6. i think that way it's easier to stream for those with weaker internet connections. otherwise that kinda opposes the 'knowledge for all' purpose. yes it is harder to see but you still get the concept if you listen along as he writes.

  7. im just trying to help… if you're familiar with the E=(mv^2)/2 you'd know that v=the square root of 2gh… much easier and much less time-consuming than the way that the great Khan demonstrated.

    I'm NOT bashing his videos or way of thinking, he's a genius, just saying.

  8. How can the friction (kinetic friction) be in the opposite direction of the motion or distance ? Think about it we are not pushing a box where the friction is in the opposite side of the motion. Friction comes from the sliding of the two surface in contact with each other. Here while the wheel is rolling, friction will be in the same direction as the distance or motion. This was one question I missed in MCAT! Like if you agree 🙂 so the comment can stay on the top!

  9. I think it's because these are older videos (i.e. he did the earlier concepts again later on). However, I'm not sure if I heard him say something like that once, or if I'm just guessing.

  10. Static friction is in the direction of motion if you have a wheel (that's how we are propelled forward, e.g. walking, bicycling). Therefore, this problem is wrong. The non-conservative force should be added instead of subtracted. Very good problem nonetheless. Thanks Sal.

  11. He does that because force is given with respect to the incline plane. If force was in the horizontal direction then you'd be correct.

  12. @toorbabray No if you push an object then you wood be pushing it in a given direction. Friction is a vector quantity so the friction would have to be opposite the direction you push because the friction would be a retarding force (sllowing the box down) . Of iit went in the same direction then relative to the box it would be adding force not taking it away which isn't possible because friction generates heat from converted energy.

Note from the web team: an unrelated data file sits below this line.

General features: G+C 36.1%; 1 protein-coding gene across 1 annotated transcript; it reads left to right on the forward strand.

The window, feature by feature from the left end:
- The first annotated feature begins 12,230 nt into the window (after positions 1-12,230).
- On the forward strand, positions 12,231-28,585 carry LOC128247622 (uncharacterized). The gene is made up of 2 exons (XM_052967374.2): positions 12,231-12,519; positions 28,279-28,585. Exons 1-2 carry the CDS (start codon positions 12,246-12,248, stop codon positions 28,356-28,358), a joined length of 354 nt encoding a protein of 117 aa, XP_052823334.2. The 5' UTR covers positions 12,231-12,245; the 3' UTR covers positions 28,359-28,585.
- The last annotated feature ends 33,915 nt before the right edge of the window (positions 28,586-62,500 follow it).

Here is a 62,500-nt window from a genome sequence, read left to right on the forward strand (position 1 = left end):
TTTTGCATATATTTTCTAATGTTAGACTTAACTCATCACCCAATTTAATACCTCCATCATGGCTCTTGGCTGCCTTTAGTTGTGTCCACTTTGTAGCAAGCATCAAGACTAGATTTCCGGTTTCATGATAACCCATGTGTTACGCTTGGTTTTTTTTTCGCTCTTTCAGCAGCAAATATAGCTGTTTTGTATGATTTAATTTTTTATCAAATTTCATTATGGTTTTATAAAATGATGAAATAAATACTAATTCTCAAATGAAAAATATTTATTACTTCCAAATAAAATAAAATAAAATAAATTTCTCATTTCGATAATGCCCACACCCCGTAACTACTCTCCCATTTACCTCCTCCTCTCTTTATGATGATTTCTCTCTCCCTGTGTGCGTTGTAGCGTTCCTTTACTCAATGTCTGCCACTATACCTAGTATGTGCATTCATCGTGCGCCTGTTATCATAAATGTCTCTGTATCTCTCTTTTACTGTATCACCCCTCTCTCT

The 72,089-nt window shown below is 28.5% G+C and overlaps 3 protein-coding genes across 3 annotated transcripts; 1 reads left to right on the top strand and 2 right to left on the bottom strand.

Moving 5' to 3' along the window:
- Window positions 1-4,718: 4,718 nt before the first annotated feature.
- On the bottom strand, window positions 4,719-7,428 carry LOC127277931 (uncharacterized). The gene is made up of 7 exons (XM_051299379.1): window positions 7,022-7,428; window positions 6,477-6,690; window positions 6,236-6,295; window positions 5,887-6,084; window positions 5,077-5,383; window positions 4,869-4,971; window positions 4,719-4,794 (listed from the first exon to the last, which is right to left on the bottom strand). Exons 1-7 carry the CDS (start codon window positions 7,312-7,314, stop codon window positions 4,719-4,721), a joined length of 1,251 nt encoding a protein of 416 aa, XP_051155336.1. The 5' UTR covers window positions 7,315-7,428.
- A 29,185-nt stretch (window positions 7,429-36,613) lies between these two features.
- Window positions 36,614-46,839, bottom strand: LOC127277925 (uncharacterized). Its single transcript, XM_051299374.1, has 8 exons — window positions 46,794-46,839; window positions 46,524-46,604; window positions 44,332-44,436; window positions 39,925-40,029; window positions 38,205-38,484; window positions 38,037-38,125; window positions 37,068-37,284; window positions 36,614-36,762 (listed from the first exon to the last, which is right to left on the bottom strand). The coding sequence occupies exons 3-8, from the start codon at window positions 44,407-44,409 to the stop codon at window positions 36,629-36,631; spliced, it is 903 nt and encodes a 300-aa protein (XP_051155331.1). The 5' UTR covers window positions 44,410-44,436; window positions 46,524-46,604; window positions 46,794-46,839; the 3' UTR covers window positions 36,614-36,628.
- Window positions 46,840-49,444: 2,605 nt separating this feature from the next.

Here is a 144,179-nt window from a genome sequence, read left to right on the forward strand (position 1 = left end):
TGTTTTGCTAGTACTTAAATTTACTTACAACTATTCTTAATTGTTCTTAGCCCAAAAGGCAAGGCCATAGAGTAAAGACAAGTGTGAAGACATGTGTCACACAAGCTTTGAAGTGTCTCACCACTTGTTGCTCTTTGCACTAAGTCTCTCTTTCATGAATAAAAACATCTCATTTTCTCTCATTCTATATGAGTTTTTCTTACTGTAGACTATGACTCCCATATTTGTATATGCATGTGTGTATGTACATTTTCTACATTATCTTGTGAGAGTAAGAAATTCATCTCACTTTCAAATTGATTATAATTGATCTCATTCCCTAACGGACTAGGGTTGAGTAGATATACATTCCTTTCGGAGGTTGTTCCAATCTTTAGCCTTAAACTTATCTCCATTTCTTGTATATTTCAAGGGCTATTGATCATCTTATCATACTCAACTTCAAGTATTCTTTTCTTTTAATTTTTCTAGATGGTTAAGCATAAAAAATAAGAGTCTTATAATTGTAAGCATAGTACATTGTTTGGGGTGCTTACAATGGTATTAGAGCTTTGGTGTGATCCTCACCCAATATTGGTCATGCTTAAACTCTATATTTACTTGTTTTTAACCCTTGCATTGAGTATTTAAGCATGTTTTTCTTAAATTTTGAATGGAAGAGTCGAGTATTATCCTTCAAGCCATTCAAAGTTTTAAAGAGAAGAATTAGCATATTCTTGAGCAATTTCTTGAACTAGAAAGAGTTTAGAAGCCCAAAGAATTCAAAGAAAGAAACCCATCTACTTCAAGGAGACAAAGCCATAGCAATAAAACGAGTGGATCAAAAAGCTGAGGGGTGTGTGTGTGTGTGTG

13. lol ok ok i got it you're the 5th person to comment on that 😛
    i wasn't paying attention as I was studying for an exam at that time lol

  14. These are earlier videos from the 2011 ones. ANd I know it's hard but they're just as helpful

  15. why dont you work out what youre going to say and write before making the video? It makes it hard to follow the process when youre continually scrubbing things out and making it messy

  16. hmmm… very unrealistic… as the speed increases, the air drag increases as well.. it would be interesting to calculate it as well

  17. Now I am studying to my Physics Final Exam from these videos which are very useful and clear to understand. I want to say a BIG THANK YOU! I can understand physics with these videos easily rather than 1600 pages of PHYSICS BOOKS. I am very happy to see people who are making good works to help people. From other side of the world with respects!

  18. @7:45 The Work done by friction = force * displacement * cosine(angle) ? But why did he skip the cosine part? I was thinking it shouuld be Wfric = (60N)(-500m)(cos5degrees) ? Can anybody explain this to me? Big thanks 🙂

  19. I don't get it, shouldn't the gravity acting on the bicyclist be 9.81m/s^2*Cos(5) because its at an angle?!?! Please help.

  20. An electric motor takes a car weighing 800kg up to point A 140m above the ground. If the total resistive forces = 0.25MJ, how much energy does the electric motor use to get the car to point A?how will you work this out?
    will it be (800)(0.25)(140)

  21. Sal I don't know if you're still reading these but man I have been learning so much from you- Trig, Pre-Calc, Calc, and now Physics. You're a huge inspiration, man. I'm considering becoming a teacher and I just wanted to acknowledge and thank you. Thanks for all of the hard work you do, day in and day out.

  22. is the friction of rolling maximum static friction ?

    and why it is static friction why the velocity of contact surface is equal zero?

    I really want to know why.

  23. i had no interest in maths and physics i used to waste a lot of my time on the internet but now cause of khan academy i have started liking and understanding these subjects a lot better and it becomes very interesting. thnx a lot man

  24. I have learn so much, words are not enough to express my gratitudes .I pray may GOD blessed you all the Tutors whom have put their effort here.

  25. My new PHYSICS SOLVING APP.More then 150+ formulas,Solves for any variable you want,Covers up all now.

  26. All these smart people in the comments. I need help 🙁
    I never took this in HS, I took maths I needed to graduate :'(

  27. I didn't take last year of physics in high school and the introductory physics course at my university is way harder than a high school class would've been lol. My final is tomorrow…. and your videos are perfect for reviewing!! How do you know so much!?